April 9, 2007 -- As recently as a few months ago, it appeared that France was poised to make a historic choice for its next president.
But as the French presidential campaign officially kicks off today, it seems unlikely that France will elect its first female president in the May 6 election.
Earlier in the campaign, left-wing female candidate Ségolene Royal emerged as a potential winner in he presidential election and an alternative to right-wing candidate Nicolas Sarkozy.
But since December, Royal has steadily slid in the polls against Sarkozy.
In the latest poll published by French weekly Journal du Dimanche, Sarkozy was seen getting 29.5 percent of the likely vote. Royal had 22 percent, and center-right candidate François Bayrou was only three points behind.
When Royal, 54, became the official candidate for the left, many French seemed to be seduced by the idea of having a female president.
"She had many assets -- as a woman and as the opposition leader," said Dominique Moisi of France's International Institute.
But after a series of gaffes, Royal's support has eroded, and her historic election appears unlikely.
"She ruined her chances," Moisi said. "She did not do a good campaign."
A Series of Campaign Missteps
For starters, Royal voiced support for Quebec's independence from Canada, a move that prompted Canadian officials to ask her to quit interfering.
And in December, she publicly said that she had shared "many things" with Ali Ammar, a Shiite Lebanese member of the French parliament. The comments came after a conversation in which Ammar compared Israel's intervention in Lebanon with the Nazi occupation of France.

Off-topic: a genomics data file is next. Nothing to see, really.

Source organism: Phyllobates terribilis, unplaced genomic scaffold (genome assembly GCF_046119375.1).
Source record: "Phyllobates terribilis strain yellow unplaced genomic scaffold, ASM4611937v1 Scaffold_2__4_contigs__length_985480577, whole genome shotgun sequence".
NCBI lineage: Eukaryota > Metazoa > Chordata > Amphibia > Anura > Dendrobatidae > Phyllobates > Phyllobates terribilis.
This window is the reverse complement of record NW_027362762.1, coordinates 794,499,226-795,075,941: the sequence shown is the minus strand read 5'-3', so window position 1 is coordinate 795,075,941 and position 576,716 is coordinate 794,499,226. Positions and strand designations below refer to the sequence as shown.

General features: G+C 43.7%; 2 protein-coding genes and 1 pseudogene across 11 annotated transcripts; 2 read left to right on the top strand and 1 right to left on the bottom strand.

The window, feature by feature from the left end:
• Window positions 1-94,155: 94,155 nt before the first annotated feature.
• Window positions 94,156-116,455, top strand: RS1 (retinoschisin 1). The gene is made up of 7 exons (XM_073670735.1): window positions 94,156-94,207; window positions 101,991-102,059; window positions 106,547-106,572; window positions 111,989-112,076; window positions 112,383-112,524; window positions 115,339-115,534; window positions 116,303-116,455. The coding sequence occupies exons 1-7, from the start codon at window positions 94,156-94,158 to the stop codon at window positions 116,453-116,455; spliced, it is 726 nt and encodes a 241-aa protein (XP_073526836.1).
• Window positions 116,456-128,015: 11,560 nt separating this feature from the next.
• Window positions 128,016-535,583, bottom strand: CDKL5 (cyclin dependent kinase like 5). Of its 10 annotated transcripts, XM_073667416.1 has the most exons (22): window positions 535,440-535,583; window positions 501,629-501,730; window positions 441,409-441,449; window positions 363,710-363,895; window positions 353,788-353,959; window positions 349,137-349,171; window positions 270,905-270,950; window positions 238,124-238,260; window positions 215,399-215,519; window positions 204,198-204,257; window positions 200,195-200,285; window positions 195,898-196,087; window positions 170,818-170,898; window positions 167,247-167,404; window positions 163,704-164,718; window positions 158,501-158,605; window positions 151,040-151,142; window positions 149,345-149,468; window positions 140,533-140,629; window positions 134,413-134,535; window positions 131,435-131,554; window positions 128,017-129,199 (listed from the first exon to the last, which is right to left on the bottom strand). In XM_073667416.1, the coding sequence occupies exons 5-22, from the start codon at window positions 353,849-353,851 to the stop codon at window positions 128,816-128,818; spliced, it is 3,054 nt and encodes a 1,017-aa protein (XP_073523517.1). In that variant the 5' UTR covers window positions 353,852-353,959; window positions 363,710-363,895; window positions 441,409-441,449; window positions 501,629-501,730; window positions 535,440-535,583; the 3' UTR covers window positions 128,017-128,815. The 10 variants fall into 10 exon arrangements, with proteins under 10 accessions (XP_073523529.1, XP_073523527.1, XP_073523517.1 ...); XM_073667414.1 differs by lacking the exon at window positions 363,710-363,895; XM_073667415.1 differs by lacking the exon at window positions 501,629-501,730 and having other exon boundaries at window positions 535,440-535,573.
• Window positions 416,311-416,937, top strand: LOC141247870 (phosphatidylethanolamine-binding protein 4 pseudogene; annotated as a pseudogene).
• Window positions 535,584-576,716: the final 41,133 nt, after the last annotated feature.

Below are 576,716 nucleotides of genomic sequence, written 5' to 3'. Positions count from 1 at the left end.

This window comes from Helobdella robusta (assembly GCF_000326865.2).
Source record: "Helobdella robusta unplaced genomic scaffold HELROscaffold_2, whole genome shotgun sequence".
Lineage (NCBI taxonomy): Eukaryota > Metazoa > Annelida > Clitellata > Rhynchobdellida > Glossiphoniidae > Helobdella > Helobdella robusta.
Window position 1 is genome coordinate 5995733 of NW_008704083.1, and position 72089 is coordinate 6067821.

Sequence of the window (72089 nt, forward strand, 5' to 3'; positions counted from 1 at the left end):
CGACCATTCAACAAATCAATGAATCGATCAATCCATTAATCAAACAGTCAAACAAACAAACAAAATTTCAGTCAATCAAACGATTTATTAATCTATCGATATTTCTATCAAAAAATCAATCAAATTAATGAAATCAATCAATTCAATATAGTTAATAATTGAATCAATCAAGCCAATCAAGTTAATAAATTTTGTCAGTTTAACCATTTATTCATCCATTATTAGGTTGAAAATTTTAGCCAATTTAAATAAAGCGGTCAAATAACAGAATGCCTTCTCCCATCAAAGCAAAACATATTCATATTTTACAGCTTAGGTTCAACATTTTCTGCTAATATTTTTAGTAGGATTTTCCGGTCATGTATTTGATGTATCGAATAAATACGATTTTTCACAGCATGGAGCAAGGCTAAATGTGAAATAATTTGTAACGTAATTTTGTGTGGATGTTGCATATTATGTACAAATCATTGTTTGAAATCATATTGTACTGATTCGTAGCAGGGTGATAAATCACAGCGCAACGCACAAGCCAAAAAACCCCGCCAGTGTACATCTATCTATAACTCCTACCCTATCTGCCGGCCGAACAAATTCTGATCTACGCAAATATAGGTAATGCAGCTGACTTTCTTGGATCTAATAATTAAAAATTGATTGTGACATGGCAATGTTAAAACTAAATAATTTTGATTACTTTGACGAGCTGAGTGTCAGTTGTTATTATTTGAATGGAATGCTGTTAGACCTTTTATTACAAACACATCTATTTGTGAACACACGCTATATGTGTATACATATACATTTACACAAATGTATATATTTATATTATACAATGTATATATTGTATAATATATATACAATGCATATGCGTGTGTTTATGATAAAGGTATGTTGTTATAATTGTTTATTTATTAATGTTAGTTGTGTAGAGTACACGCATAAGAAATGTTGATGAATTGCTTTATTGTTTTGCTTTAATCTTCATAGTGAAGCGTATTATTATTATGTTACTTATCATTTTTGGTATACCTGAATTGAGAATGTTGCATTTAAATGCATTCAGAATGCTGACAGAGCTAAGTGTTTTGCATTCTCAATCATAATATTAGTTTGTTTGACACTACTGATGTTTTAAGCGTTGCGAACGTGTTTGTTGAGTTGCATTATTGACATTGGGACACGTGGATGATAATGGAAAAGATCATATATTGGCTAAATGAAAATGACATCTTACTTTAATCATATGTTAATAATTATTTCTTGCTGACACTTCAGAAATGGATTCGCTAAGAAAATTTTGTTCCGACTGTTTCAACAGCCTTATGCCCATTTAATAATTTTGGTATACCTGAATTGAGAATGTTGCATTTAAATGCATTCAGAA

Royal has also been criticized for her lack of experience. Unlike Sarkozy, 52, who has served as France's interior minister and minister of the economy, Royal has been relegated to less significant ministries like education, environment and family.
Royal, who was elected by her own party in December and had just a few months to craft a program, has seen her domestic program dismissed as shallow compared with Sarkozy's.
Sarkozy announced his candidacy almost two years ago, giving him more time to polish his program on France's main issues: unemployment and immigration.
A Question of Policy or Gender?
Defenders insist that Royal has been more severely criticized because of her gender.
"Royal is the first serious female presidential candidate," said Annick Lepetit, a French member of parliament in charge of Royal's campaign. "She is trying to make a difference as a female politician."
But according to Moisi, gender is not the problem.
"France was ready for a female president -- but not for Royal," Moisi said.
While the current polls suggest Royal is not having much success, they also reveal that the battle is not over. Forty percent of the French people are still undecided, according to a poll published Sunday in the French daily Le Parisien.
"Everything is possible," Lepetit said. "We have 15 days to grab the victory."
The French indecision could still help Royal, but Paris-based political journalist Laurent Desbonnets warned that it could just as much favor extreme candidates.
"Let's not forget that during the previous elections, at this time of the year, no one predicted that far right candidate Le Pen would make it to the second round," Desbonnets said.
Jean-Marie Le Pen -- who said in 1987 that gas chambers were "just a detail in the history" -- contradicted all predictions and shocked many French when he finished second in the 2002 presidential runoff.
Today, there are fears that history might repeat itself.
Even at Royal's office, Lepetit admits that Le Pen, a candidate again this year, might have another strong showing.
"Le Pen, I don't see why he would score less than 16 [percent of the vote]," said Lepetit.